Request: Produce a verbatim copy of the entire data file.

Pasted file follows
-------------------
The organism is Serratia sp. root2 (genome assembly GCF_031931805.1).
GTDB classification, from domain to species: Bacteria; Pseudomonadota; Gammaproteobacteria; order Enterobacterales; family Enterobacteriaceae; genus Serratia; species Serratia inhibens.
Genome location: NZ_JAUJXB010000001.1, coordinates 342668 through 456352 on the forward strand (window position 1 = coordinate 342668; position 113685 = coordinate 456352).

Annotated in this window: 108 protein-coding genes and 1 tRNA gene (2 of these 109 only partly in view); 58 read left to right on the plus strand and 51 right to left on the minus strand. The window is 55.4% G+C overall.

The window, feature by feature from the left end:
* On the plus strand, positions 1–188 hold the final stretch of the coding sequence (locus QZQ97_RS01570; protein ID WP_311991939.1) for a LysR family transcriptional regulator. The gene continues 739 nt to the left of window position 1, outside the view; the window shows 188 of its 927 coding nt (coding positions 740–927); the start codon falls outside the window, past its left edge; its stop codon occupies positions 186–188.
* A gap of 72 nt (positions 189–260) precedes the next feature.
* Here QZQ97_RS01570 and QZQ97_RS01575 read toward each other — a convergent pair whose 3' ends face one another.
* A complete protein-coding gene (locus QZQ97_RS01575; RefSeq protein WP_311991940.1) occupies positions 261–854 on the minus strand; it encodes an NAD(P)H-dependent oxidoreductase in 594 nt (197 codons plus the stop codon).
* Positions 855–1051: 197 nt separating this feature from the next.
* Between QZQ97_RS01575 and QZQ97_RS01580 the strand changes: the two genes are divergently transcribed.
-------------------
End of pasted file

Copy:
The organism is Serratia sp. root2 (genome assembly GCF_031931805.1).
GTDB classification, from domain to species: Bacteria; Pseudomonadota; Gammaproteobacteria; order Enterobacterales; family Enterobacteriaceae; genus Serratia; species Serratia inhibens.
Genome location: NZ_JAUJXB010000001.1, coordinates 342668 through 456352 on the forward strand (window position 1 = coordinate 342668; position 113685 = coordinate 456352).

Annotated in this window: 108 protein-coding genes and 1 tRNA gene (2 of these 109 only partly in view); 58 read left to right on the plus strand and 51 right to left on the minus strand. The window is 55.4% G+C overall.

The window, feature by feature from the left end:
* On the plus strand, positions 1–188 hold the final stretch of the coding sequence (locus QZQ97_RS01570; protein ID WP_311991939.1) for a LysR family transcriptional regulator. The gene continues 739 nt to the left of window position 1, outside the view; the window shows 188 of its 927 coding nt (coding positions 740–927); the start codon falls outside the window, past its left edge; its stop codon occupies positions 186–188.
* A gap of 72 nt (positions 189–260) precedes the next feature.
* Here QZQ97_RS01570 and QZQ97_RS01575 read toward each other — a convergent pair whose 3' ends face one another.
* A complete protein-coding gene (locus QZQ97_RS01575; RefSeq protein WP_311991940.1) occupies positions 261–854 on the minus strand; it encodes an NAD(P)H-dependent oxidoreductase in 594 nt (197 codons plus the stop codon).
* Positions 855–1051: 197 nt separating this feature from the next.
* Between QZQ97_RS01575 and QZQ97_RS01580 the strand changes: the two genes are divergently transcribed.